Bridgegate Report: Christie's Account 'Rings True,' No Evidence He Knew
An internal investigation into "Bridgegate" and other allegations of abuse of power has found no evidence of wrongdoing by Gov. Chris Christie.
The 344 page report, assembled by law firm Gibson, Dunn & Crutcher at the request of Gov. Christie, is based on "interviews with more than 70 witnesses and the review of more than 250,000 documents, including the personal texts and emails of the Governor, the Lieutenant Governor, and their senior staffers, over the past two months."
The key finding in the report is that David Wildstein of the Port Authority and Bridget Kelly, Christie's Deputy Chief of Staff, seem to have directed the lane closures. With regard to Gov. Christie, the report concludes he "did not know of the lane realignment beforehand and had no involvement in the decision to realign the lanes." The reports authors add "Governor Christie’s account of these events rings true. It is corroborated by many
witnesses, and he has conducted himself at every turn as someone who has nothing to hide."
The report contains a description of Christie's actions behind the scenes as the story came to his attention. It says he "raised his voice" and demanded staff come forward with whatever they knew about the scandal.
On December 13, 2013, the Governor convened a special meeting of his senior staff and also invited Drewniak. He stood the entire time and raised his voice. He told them he was concerned they were all suffering from “senioritis” following the election. He said the national attention was a double-edged sword: “The spotlight can turn to a searchlight real quick.” He mentioned a number of miscues but then focused on the George Washington Bridge lane realignment fiasco. He said words to the effect of: “This is a mess, and now I have to clean it up.” He demanded to know from each of them in that room whether they had any prior knowledge or involvement in the lane realignment. He said he was going to hold a press conference later that day to set the record straight. He told them to come forward with the truth that morning, to go tell O’Dowd or Charles McKenna, then the Governor’s Chief Counsel. “The confessionals are open,” he said. But Kelly did not come forward. To the contrary, when questioned for a second time by O’Dowd that morning, Kelly continued to deny any involvement. Later that morning, the Governor held his press conference, saying he had been “assured” by his senior staff and Stepien that they were not involved.
A few weeks later the media got hold of Bridget Kelly's infamous emails which confirmed she knew in advance about the closures and that she seemed to have some political ulterior motive. The report describes Christie's emotional reaction to the news.
That afternoon, on January 8, 2014, the Governor called together his top aides and advisors at Drumthwacket. It was an emotional session, in which the Governor, welling up with tears, expressed shock at the revelations, directed Kelly’s immediate firing for lying to him, and also decided to sever ties with Stepien.
The next morning, on January 9, 2014, the Governor held a press conference for nearly two hours in which he acknowledged this breach by some close to him, took responsibility for it happening on his watch, and answered the press’s questions. That same morning, Kelly texted her then-former staffer, Renna, admitting her transgression: “I’m sorry to tarnish IGA.”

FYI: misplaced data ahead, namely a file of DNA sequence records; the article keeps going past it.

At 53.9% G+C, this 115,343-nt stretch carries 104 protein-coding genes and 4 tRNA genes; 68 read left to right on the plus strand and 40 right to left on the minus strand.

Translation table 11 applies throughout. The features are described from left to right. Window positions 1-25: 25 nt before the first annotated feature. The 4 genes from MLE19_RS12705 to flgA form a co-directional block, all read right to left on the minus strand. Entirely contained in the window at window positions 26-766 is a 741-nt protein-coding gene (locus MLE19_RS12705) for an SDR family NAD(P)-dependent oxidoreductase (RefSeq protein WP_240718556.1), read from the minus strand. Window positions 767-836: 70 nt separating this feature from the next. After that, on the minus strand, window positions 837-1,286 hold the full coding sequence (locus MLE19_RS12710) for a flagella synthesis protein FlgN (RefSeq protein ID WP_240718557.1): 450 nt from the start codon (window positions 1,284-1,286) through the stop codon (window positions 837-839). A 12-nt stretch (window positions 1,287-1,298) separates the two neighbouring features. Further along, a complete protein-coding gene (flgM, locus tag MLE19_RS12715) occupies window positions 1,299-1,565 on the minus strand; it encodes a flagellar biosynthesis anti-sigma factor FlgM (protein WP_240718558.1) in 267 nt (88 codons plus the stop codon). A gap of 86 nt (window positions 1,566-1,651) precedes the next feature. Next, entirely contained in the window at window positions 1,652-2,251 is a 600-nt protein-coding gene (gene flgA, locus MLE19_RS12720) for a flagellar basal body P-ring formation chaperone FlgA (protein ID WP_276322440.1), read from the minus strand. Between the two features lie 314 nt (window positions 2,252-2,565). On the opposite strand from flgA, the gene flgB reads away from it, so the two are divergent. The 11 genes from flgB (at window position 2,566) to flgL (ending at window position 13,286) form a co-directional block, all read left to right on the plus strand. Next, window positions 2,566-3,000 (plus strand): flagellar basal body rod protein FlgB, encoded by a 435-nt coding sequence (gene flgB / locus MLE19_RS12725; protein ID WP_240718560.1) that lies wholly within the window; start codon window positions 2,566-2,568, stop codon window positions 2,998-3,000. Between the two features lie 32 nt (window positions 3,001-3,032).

The report also addresses accusations by Mayor Dawn Zimmer that Christie's administration tried to work out a development deal in exchange for Sandy relief money. The report calls these allegations "demonstrably false." Mayor Zimmer actually claimed she had three separate discussions during which she was pressured on the issue. The report walks through each of these in turn, finding no evidence to support Zimmer's claims but some that refutes them. Here is the report's conclusion (from the executive summary).
In sum, our investigation has concluded that Mayor Zimmer’s allegations are unsubstantiated and, in material respects, demonstrably false. Whatever subjective perceptions she may have do not match objective reality, as reflected in the hard evidence uncovered during our investigation. Moreover, her allegations are contradicted by contemporaneous documents, other witnesses’ accounts, and her own prior statements. Mayor Zimmer herself has called the sequence of events that she has alleged “unbelievable.” Based on our investigation, we would have to agree.
No report, certainly not one called for by Christie himself, is likely to put a damper on Democrat's enthusiasm for this story. The New Jersey Star Ledger editorial board is outraged by it. The fixation on the left is so intense that even Bill Maher critiqued Rachel Maddow's Bridgegate obsession saying, "It's not watergate."
But barring any future revelations by Wildstein or Kelly, the Gibson, Dunn & Crutcher report certainly makes a credible case that Gov. Christie was not involved in the lane closures. It's at least as credible as the claim that President Obama didn't know about problems with the Obamacare website prior to launch. Hillary Clinton didn't know about lax security at the Benghazi consulate prior to the attack. And Eric Holder didn't know anything about the Fast and Furious gun-walking scandal prior to one of our border control agents being killed with a gun we let cross the border. As "phony" scandals go, Bridgegate seems like a particularly thin reed.